In this episode of the podcast, Brooke speaks to Sonia Kang, Associate Professor at the University of Toronto, Chief Scientist at the Behavioural Economics in Action Research Center at Rotman School of Management, and Canada Research Chair in Identity, Diversity, and Inclusion. Their conversation addresses some of the major diversity and inclusion pain points that job candidates, employees, and employers encounter throughout the HR cycle, from recruitment to onboarding and training. Sonia shares fascinating insights from her research, and offers practical advice for organizations seeking to improve the processes they use to attract talent, and ensure their employees feel as though they belong and are valued in their workplace.
Some of the things discussed include:
Recruitment barriers, from gender stereotypes to biased application systems.
Zooming out to the wider picture when searching for the right candidates, and how hiring in sets can help identify the best people for your existing teams.
Making employees feel like they belong through onboarding co-creation.
The use of defaults to encourage promotion competition.
Practical steps organizations can immediately take to address gaps in their inclusion and diversity strategies.
Bringing Behavioral Science into the Real World with Dilip Soman
In this episode of the Decision Corner, Brooke speaks with Dilip Soman, Canada Research Chair in Behavioural Science & Economics, University of Toronto Professor and Director of the Behavioural Economics in Action Research (BEAR) Centre at Rotman School of Management. Together they explore the translation of behavioral science theory into practice, common intervention pitfalls, and the types of strategies organizations and individuals can implement to make their interventions more robust and ultimately, more successful. Some of the topics discussed include:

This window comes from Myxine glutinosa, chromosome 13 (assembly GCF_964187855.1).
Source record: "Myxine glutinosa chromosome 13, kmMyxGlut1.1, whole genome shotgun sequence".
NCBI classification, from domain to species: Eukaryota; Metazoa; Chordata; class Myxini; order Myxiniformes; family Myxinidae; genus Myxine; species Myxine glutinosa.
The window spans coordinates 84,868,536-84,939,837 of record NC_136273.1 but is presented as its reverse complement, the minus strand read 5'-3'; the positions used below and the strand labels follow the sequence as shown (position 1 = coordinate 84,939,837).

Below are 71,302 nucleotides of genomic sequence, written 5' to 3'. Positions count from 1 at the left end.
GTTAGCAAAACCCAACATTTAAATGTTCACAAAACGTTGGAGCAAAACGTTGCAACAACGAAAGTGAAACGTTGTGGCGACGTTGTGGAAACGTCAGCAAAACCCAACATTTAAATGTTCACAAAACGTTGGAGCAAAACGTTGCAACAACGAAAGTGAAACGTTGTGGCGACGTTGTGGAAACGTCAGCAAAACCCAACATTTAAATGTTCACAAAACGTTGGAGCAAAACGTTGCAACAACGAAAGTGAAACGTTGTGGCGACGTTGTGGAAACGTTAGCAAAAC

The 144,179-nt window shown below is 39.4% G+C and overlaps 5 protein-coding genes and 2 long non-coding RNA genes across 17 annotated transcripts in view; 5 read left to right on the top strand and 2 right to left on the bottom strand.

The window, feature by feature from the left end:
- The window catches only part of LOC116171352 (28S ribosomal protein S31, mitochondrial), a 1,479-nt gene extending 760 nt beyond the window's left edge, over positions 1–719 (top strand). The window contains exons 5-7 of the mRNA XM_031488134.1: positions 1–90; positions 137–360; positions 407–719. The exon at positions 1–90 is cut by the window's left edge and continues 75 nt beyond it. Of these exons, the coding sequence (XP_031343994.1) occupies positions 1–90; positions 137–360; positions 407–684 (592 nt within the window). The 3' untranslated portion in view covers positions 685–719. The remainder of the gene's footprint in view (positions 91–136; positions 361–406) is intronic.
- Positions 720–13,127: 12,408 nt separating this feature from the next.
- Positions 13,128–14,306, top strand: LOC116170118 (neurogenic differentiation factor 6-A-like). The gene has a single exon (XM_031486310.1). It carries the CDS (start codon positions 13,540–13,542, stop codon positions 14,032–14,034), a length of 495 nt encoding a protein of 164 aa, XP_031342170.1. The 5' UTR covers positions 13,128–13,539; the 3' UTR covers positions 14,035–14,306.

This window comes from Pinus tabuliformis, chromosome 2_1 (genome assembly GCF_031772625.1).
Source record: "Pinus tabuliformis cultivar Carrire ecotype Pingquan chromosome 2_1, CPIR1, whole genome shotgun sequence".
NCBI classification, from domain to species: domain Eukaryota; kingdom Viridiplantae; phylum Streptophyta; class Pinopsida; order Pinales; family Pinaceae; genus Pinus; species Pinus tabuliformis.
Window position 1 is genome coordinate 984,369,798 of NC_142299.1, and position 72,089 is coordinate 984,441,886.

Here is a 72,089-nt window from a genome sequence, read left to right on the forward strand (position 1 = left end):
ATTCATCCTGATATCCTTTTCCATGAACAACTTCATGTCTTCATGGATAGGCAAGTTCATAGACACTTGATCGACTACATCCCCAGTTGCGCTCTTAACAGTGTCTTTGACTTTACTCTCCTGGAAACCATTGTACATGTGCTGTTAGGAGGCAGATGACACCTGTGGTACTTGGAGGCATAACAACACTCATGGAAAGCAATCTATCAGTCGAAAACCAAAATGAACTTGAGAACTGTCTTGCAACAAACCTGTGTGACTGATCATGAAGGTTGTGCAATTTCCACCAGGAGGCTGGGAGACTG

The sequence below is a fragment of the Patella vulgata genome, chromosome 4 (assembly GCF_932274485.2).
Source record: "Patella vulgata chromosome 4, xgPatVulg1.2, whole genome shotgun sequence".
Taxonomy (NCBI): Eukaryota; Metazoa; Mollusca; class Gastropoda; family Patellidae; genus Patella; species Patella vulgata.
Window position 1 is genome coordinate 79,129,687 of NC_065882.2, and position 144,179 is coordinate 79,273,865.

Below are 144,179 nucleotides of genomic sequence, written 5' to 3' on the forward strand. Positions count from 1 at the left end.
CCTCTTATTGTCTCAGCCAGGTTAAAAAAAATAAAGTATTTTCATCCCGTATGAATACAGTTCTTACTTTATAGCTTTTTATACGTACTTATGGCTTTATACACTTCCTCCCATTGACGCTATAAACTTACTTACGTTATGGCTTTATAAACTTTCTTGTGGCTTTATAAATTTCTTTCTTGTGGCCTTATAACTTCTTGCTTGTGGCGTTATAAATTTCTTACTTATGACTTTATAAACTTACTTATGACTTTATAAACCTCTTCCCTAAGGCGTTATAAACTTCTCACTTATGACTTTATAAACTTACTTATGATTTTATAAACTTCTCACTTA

- Why ‘shopping at the nudge store’ doesn’t always lead to the best outcomes, and how practitioners should consider the unique ‘seemingly irrelevant factors’ that exist in their particular context.
- The ladder of evidence - adopting a variety of approaches to intervention testing, that isn’t just another randomized controlled trial.
- Moving beyond statistical averages and considering the larger picture.
- Why a house listed for $1 will likely get a much higher sale price than the predetermined asking price.
- Organizational and psychological barriers to intervention testing and experimentation.
- How individuals can catalyse change in their organizations, and overcome some of the human biases that impede on the ‘discipline of testing’.
High quality podcast on the topic of behavioural science applied in various industries. I’ve been following only since a few months but had listened to most of the episodes and always awaiting new ones. Great thanks to the host!